Politics not cerebral enough
Daraine Luton, Senior Staff Reporter
Paul Buchanan, the member of parliament (MP) for West Rural St Andrew, said his greatest disappointment being a parliamentarian thus far is that it is not as cerebral as he would have thought.
"We are still where we were 50 years ago," Buchanan said at an Editors' Forum held at the Gleaner's North Street offices last Thursday.
His comments were made in response to claims that he is feeling the heat from constituents, many of whom have protested his stewardship by way of blocking roads.
Addressing this reality, Buchanan said that "no matter how much we do, there will always be the old politics - those who get up at 5:30 in the morning and put a tree branch across the road - and we don't realise that we have to produce so that we can fix our roads, pay our teachers, and do those things that prevent the blocking of roads".
Must Be Willing To Lose
The first-time MP, who sprang a surprise in the 2011 General Election by beating then junior minister Andrew Gallimore, said he thought that more than 50 years after Independence that the approach to politics would have changed.
"The language is still road and light and water despite the new language of fiscal space and primary surplus. Politics wants to triumph, but some of us who want to break the cycle of poverty, we see the disappointments," Buchanan said.
"We, as members of parliament, have to be willing to lose, understanding that we have to do the right thing now. I am certain that all of you would have seen that finance ministers were engaged in the same battle up to 60 years ago. We are here still ... . We are not producing enough. The temporary victories from a blocked road are neither here nor there," Buchanan added.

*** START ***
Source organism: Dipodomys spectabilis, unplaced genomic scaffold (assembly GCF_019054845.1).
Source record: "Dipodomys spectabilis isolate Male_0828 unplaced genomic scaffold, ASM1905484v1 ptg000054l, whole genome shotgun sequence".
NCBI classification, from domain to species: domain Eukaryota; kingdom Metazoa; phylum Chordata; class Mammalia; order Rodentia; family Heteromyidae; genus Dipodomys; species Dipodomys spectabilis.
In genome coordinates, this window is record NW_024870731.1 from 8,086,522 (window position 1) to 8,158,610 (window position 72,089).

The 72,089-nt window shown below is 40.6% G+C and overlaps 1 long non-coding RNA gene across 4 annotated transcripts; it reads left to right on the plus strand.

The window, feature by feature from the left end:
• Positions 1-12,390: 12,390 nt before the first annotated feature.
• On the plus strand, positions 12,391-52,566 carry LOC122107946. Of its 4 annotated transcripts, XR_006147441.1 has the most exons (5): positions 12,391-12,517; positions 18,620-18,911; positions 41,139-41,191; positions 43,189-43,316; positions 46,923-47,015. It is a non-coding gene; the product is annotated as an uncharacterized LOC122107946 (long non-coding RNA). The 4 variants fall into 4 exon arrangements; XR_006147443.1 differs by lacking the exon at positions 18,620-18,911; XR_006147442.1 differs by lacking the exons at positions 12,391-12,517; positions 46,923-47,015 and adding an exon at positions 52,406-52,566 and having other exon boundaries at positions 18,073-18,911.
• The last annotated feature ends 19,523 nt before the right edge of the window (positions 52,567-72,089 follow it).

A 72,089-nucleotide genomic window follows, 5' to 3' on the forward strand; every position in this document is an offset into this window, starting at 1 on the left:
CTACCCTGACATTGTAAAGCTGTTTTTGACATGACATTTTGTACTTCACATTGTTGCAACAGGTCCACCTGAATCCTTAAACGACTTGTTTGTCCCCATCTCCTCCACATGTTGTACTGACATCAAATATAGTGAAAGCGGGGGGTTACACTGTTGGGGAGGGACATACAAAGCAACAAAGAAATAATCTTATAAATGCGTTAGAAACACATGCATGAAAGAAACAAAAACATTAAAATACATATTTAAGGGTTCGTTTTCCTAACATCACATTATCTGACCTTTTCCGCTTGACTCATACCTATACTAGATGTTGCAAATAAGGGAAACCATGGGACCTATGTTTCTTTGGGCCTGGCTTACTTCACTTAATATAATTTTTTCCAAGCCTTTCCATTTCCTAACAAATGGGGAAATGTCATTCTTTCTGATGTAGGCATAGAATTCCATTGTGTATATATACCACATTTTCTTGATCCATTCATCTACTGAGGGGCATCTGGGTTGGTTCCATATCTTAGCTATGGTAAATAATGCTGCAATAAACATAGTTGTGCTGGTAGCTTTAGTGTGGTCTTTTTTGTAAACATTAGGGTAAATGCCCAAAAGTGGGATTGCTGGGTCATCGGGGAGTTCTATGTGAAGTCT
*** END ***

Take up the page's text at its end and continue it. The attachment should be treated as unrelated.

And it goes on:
He said that part of transforming his constituency rests with finding "the brightest and best" persons in his constituency to be computer programmers.
"As Jamaicans, we have these special things in our heads. These boys can break the code of the Pentagon if you allow them, and I am saying to minister (Phillip) Paulwell, let us assemble the brightest and the best, pay them well for five years. That will give us the wealth that will change the paradigm," Buchanan said.
He said that the approach to governance cannot be about the temporary victories of blocking the roads, adding that when he campaigned for the job, he had no illusions about the things that could be achieved, given the fiscal realities.
"I knew the limitations were coming, but at the same time, there is a culture, too. Take Stony Hill, for example. Those people say we pay our taxes and we are not getting our fair share of taxes. But I remember when I was campaigning, they never had a proper water supply. In the first year, they have the most reliable water supply, but they want more now," Buchanan said, adding that the people would demand more than had been promised.